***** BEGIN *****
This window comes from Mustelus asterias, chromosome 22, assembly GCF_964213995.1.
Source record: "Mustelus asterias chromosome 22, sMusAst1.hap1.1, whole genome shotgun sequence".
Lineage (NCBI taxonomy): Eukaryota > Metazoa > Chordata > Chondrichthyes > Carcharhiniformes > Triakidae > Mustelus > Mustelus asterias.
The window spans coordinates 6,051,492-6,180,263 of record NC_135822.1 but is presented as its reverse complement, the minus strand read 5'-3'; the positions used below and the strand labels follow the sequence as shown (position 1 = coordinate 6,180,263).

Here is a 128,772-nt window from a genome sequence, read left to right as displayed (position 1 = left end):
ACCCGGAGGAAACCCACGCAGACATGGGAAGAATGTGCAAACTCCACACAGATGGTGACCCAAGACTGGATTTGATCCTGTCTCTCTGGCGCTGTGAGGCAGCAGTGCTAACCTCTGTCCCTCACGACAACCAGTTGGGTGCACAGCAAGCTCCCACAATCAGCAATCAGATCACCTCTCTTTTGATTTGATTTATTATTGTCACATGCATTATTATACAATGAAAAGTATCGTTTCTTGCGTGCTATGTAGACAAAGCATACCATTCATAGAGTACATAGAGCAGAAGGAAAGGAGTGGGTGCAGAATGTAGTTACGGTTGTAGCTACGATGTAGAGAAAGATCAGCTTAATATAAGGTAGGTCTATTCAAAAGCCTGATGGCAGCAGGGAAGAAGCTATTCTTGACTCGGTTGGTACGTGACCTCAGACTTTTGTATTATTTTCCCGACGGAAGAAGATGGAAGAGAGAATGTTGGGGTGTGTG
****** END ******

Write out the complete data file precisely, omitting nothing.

This window comes from Mustelus asterias, chromosome 22, assembly GCF_964213995.1.
Source record: "Mustelus asterias chromosome 22, sMusAst1.hap1.1, whole genome shotgun sequence".
Lineage (NCBI taxonomy): Eukaryota > Metazoa > Chordata > Chondrichthyes > Carcharhiniformes > Triakidae > Mustelus > Mustelus asterias.
The window spans coordinates 6,051,492-6,180,263 of record NC_135822.1 but is presented as its reverse complement, the minus strand read 5'-3'; the positions used below and the strand labels follow the sequence as shown (position 1 = coordinate 6,180,263).

Here is a 128,772-nt window from a genome sequence, read left to right as displayed (position 1 = left end):
ACCCGGAGGAAACCCACGCAGACATGGGAAGAATGTGCAAACTCCACACAGATGGTGACCCAAGACTGGATTTGATCCTGTCTCTCTGGCGCTGTGAGGCAGCAGTGCTAACCTCTGTCCCTCACGACAACCAGTTGGGTGCACAGCAAGCTCCCACAATCAGCAATCAGATCACCTCTCTTTTGATTTGATTTATTATTGTCACATGCATTATTATACAATGAAAAGTATCGTTTCTTGCGTGCTATGTAGACAAAGCATACCATTCATAGAGTACATAGAGCAGAAGGAAAGGAGTGGGTGCAGAATGTAGTTACGGTTGTAGCTACGATGTAGAGAAAGATCAGCTTAATATAAGGTAGGTCTATTCAAAAGCCTGATGGCAGCAGGGAAGAAGCTATTCTTGACTCGGTTGGTACGTGACCTCAGACTTTTGTATTATTTTCCCGACGGAAGAAGATGGAAGAGAGAATGTTGGGGTGTGTG